Lately, I’ve been letting the universe do the work for me.
Do you ever have those surprising moments where you write an amazing blog or paint a great picture or get a piece of work done in a jiffy, and it almost feels like that energy came from somewhere outside of ourselves?
I certainly do.
Some people might call it “channeling” or the touch of something divine. That’s all well and good, but terms like these tend to turn people off because they sound supernatural. I believe it is the natural order of life to be creative and productive—and when we participate in that beautiful artistic process, we are merely tapping into the flow of life.
In Chinese philosophy, this is referred to as the Tao—the harmony of nature. When we move in alignment with this energy field, this natural order of all things, we feel the most connected to ourselves and to the world around us.
I know, I know…that’s a lot of new age jargon, but stay with me.
People are control freaks. We are always trying to “make everything work” or “make things happen.” We are like this for two reasons:
1. Things need to get done, and it takes effort and will to do them.
2. When we feel out of control, it reminds us that we’re mortal and quite fragile—so we obsessively and pathologically try to harness the world to compensate for these deeper feelings that we’d like to steer clear of as much as possible.
I’m more interested in number two. Number one is too obvious to spend much time on.
So, we try to control things because it makes us feel powerful and effective; but the problem is that when we neurotically try to put everything in order, we so often lose touch with the natural order of the universe. We get stuck on the surface and lose sight of the deeper purpose of the cosmos that is desperately attempting to manifest itself through you.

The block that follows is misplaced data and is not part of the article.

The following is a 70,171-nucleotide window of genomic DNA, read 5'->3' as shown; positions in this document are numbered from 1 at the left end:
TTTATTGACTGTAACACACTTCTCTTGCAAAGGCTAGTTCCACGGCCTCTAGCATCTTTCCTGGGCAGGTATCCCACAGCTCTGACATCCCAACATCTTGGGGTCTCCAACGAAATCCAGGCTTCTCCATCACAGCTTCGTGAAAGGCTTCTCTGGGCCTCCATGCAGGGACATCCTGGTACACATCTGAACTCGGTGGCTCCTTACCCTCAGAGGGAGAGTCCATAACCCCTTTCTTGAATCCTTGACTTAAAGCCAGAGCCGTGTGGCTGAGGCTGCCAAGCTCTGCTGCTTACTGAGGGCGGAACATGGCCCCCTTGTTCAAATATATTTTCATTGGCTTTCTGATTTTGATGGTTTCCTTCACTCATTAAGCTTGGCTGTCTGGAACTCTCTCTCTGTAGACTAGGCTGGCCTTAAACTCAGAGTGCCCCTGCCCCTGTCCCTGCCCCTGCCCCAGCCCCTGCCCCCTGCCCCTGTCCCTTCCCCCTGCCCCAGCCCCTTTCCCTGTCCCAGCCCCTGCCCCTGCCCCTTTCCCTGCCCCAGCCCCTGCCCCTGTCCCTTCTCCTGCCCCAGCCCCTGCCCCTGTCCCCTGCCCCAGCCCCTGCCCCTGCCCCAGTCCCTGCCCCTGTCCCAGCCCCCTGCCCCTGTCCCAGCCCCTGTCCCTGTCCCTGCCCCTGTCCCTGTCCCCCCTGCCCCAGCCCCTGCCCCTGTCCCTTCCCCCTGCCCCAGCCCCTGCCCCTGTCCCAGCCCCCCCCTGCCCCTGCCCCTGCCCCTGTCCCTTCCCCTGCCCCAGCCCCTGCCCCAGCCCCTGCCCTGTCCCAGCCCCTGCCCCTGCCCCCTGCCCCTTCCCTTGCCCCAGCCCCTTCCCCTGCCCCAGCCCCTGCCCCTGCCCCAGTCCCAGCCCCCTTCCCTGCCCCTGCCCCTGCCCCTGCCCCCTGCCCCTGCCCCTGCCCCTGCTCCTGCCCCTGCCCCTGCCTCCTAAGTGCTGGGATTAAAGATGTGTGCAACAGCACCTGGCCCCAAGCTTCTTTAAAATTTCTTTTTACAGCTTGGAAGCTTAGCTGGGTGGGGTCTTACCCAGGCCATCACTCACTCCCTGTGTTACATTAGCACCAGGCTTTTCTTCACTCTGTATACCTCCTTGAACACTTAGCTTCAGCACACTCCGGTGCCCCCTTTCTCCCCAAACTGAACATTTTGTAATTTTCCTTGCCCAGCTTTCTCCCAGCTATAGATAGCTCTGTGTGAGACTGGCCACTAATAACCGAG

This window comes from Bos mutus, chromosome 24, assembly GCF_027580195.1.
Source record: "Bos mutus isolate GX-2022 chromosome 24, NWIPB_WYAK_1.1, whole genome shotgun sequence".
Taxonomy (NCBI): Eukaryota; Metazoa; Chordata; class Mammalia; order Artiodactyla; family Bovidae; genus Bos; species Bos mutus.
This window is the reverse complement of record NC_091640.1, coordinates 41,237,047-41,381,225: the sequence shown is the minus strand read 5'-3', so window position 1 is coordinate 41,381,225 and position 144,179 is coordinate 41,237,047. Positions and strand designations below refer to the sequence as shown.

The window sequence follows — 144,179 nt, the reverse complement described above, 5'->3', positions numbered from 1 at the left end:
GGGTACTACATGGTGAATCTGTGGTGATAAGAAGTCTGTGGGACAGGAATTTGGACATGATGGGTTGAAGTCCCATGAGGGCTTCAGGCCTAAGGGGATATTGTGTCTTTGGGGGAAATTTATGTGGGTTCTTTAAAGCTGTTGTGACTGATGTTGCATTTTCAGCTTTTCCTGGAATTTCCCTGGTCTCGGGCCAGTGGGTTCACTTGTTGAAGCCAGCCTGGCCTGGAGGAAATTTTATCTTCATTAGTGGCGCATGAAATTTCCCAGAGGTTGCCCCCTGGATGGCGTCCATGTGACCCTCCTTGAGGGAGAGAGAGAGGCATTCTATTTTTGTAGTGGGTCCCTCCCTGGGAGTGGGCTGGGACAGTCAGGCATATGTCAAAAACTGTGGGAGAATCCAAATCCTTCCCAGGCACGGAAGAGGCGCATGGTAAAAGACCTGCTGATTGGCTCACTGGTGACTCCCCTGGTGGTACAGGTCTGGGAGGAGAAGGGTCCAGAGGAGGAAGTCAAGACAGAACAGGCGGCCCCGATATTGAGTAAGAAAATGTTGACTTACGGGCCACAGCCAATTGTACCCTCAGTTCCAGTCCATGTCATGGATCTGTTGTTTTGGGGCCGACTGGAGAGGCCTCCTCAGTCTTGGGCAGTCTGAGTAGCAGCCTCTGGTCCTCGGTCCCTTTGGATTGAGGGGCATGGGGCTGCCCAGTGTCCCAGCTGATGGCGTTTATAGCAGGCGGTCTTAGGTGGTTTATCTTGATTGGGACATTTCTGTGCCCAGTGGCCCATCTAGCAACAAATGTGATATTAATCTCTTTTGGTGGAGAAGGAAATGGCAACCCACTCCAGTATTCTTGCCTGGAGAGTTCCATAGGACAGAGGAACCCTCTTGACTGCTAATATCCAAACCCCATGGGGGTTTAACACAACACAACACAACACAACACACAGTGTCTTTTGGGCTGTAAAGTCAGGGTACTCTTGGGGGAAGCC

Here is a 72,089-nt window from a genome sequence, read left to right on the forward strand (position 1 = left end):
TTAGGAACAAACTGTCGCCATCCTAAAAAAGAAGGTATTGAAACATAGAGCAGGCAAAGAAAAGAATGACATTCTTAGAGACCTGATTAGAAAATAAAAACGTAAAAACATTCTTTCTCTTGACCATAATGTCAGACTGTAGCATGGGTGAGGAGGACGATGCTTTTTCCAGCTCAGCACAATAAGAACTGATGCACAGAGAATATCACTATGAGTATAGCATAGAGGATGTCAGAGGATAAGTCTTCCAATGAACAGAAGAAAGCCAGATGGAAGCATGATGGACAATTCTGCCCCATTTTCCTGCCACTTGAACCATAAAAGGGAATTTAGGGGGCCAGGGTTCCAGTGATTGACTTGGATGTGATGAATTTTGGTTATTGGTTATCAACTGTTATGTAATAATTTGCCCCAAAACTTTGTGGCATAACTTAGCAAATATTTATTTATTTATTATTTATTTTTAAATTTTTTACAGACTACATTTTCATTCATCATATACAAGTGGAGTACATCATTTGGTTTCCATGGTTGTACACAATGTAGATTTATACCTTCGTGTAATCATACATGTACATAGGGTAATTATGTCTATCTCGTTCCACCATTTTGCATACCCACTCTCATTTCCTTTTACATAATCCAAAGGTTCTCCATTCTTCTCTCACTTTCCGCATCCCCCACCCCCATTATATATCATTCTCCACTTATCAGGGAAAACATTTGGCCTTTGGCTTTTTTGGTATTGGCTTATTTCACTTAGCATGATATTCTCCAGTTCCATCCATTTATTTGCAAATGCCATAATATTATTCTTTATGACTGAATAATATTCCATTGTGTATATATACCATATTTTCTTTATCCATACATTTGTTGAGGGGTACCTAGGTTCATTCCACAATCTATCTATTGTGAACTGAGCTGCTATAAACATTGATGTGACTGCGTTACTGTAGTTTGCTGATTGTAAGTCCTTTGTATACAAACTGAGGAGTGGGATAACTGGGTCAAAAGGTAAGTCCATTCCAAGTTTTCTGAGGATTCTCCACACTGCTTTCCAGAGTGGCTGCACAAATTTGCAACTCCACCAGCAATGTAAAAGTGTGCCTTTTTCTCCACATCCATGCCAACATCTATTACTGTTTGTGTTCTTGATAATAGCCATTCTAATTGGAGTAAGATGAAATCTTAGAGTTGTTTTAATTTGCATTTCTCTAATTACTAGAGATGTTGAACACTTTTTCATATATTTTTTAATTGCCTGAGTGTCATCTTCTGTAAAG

It’s actually pretty amazing. There is a life force that is not our ego, and its primary function is to express itself through us in a beautifully creative way. That is cool.
Here’s the key: let the universe speak through you.
I don’t mean this in a weird self-help, woo-woo type way. It’s actually incredibly practical. When we’re trying to accomplish something—feeling overwhelmed with stress about our inability to do get this done right now—take a breath or two and relax for a second. Seriously.
Instead of feeling the absolute need to accomplish this or that—and the searing tension that comes with the idea of not being able to—let’s see if we can feel something different by simply watching what’s happening in our body and mind. Be the passive observer, unattached to what you’re doing. Take another breath—and another. Let’s remove ourselves from the “doing,” and just see if we can just accept what is. Here. Now.
This works for me. The less attached I am to what I’m doing, the more capable I am at doing it. It’s weird, but it’s actually effective. We’re tapping into the energy of life, rather than clinging to our ego for answers.
If we approach this as a method to get something done, a means to an end, it won’t work. We have to actually be unattached, not just pretend to be for half a second until we move back into the ego realm. This is not a game. When we connect with the present moment (the only place where life actually happens), then the universe speaks through us. Something greater takes over that has little to do with our personal history, and it is this “something greater”—call it God, or Mother Gaia, or the cosmos, whatever you like—that is the source of our true power and creativity.
This is a “flow state,” where everything is happening with a smooth and effortless finesse. We are able to participate in the play of the universe with ease and intelligence. It feels natural. It feels good. There is a sense of being a part of it all, instead of being stuck in our heads off in some distant place.
Let’s let go of our tight grip on life, from time to time, and step into the realm of direct experience—the one place where the infinite possibilities presented to us by the universe can unlock our greatest potential and allow us to meet our highest possible selves. I’d say, it’s worth a go.
Author: Samuel Kronen
Image: Unsplash/Tyson Dudley
Editor: Yoli Ramazzina
Copy Editor: Sara Kärpänen